What You Need to Know: How to Avoid Reno Debt BluesMay 23, 2018
There’s a saying among Canadians — Canada has two seasons, winter, and construction. That construction season extends to home renos, too, with many Canadian homeowners making reno plans for their homes when spring finally arrives. In this podcast, we discuss four things you should know about your personal finances before you take on that reno.
Here, let’s talk about how interest rates affect your financial security.
Borrowing for a reno will increase your debt load
Many would-be-renovators don’t have enough money saved to pay for their reno with cash in full. That means they intend to borrow to make their reno a reality.
And there’s often a lot of lenders who are eager to help you make your reno happen. But with interest rate increases and lagging household consumer debt, borrowing more could mean carrying a higher debt load for longer.
Interest rates threaten financial security
The interest rates that have occurred recently haven’t been without warning, and many analysts and financial experts expect more to come in the next two years.
Lines of credit, and Home Equity Lines of Credit (HELOC) in particular, are popular routes to financing home renovations. But these loans are impacted by interest rate increases.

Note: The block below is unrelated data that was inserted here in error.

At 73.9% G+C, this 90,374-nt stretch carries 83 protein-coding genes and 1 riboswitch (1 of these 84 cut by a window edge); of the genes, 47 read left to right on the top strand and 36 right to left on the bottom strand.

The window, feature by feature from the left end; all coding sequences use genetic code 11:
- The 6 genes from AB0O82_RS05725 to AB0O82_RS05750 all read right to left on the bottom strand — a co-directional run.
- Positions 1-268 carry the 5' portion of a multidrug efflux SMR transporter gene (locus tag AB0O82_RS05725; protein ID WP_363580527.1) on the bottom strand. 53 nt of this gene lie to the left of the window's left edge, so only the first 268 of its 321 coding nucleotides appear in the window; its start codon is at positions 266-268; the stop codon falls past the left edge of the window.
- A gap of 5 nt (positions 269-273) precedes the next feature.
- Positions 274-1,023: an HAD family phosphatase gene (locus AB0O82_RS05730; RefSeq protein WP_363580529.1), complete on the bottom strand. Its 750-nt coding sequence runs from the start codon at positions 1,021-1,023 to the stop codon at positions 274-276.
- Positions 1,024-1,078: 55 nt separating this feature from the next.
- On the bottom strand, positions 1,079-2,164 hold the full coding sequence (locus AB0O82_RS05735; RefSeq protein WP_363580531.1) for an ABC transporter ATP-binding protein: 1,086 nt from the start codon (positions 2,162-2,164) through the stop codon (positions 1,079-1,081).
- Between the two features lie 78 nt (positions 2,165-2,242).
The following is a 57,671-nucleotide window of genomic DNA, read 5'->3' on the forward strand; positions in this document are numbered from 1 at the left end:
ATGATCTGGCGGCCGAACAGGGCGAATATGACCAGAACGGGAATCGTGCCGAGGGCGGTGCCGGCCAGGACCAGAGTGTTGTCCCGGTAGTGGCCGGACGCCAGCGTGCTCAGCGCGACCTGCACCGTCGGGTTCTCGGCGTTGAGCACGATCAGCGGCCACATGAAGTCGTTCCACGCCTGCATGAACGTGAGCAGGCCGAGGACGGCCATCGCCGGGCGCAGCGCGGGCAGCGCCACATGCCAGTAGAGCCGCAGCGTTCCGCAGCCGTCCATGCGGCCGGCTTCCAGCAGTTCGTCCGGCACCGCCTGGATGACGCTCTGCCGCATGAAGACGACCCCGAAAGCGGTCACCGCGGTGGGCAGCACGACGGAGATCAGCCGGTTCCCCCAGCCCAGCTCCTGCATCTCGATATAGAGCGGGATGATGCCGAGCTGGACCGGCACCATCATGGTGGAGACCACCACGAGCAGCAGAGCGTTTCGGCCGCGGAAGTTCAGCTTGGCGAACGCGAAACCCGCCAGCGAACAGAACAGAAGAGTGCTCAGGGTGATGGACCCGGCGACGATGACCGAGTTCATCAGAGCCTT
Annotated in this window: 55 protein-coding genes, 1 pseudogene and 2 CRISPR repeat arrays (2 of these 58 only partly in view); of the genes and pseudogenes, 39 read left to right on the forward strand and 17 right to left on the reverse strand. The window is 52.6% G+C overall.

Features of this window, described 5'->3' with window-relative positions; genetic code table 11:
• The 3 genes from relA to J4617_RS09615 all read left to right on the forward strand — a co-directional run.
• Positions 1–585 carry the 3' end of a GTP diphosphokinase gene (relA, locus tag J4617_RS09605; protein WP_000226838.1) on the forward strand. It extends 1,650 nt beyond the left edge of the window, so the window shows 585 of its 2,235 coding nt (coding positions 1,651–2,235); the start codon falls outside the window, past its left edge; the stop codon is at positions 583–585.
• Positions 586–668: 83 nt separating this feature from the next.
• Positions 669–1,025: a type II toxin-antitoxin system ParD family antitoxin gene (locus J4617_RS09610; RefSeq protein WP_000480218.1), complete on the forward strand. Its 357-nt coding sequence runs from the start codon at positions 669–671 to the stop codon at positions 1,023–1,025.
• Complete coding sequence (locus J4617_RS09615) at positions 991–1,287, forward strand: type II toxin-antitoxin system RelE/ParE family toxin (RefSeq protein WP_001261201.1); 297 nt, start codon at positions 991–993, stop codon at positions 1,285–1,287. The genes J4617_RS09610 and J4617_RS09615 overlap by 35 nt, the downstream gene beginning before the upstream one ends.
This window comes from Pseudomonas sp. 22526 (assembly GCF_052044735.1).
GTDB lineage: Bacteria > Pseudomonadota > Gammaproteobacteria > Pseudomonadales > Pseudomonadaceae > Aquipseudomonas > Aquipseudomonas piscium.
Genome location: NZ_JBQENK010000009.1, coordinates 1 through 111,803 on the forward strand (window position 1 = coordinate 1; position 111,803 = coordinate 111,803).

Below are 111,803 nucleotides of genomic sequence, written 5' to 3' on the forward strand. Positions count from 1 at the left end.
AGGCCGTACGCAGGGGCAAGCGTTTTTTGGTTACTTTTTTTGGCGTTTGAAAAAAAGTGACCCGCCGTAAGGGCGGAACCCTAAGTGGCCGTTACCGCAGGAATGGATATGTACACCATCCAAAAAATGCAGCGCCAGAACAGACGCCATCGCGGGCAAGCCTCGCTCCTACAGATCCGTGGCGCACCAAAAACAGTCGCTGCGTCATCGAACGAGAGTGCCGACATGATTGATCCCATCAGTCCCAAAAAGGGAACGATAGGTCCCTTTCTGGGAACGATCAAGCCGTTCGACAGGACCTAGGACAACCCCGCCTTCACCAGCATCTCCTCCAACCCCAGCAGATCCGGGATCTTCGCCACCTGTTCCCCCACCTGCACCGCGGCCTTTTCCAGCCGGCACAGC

Recently, the Financial Consumer Agency of Canada (FCAC) warned Canadians about the risks of taking on a HELOC. The FCAC explains that:
- 25 per cent of borrowers only make interest payments, or minimum payments on their HELOC
- 40 per cent of borrowers don’t make regular principal payments
- Most borrowers don’t repay their HELOC until they sell their home
If you’re stretched thin, and unable to make more than minimum payments or interest only payments, you could find your debt load increase over the years.
As interest rates continue to climb, so too will your overall debt, and the amount you end up paying for your reno could skyrocket by the time you actually pay it off.
Cash is king
The risk of taking on more consumer debt has serious consequences for many Canadian households. When it comes to home renos, saving to pay with cash rather than taking on debt is best.
Here’s some quick and honest advice from the blog Moolala on planning for financial goals rather than taking on debt.
With more potential interest rate hikes on the horizon, now is the time to be frugal and cautious. Avoid taking on more debt and plan to pay for your home reno in cash. You might have to put off your project until next year, but you’ll avoid years of debt.
What else should homeowners know before they embark on a renovation? Find out by listening to our Home Renovation Spending podcast.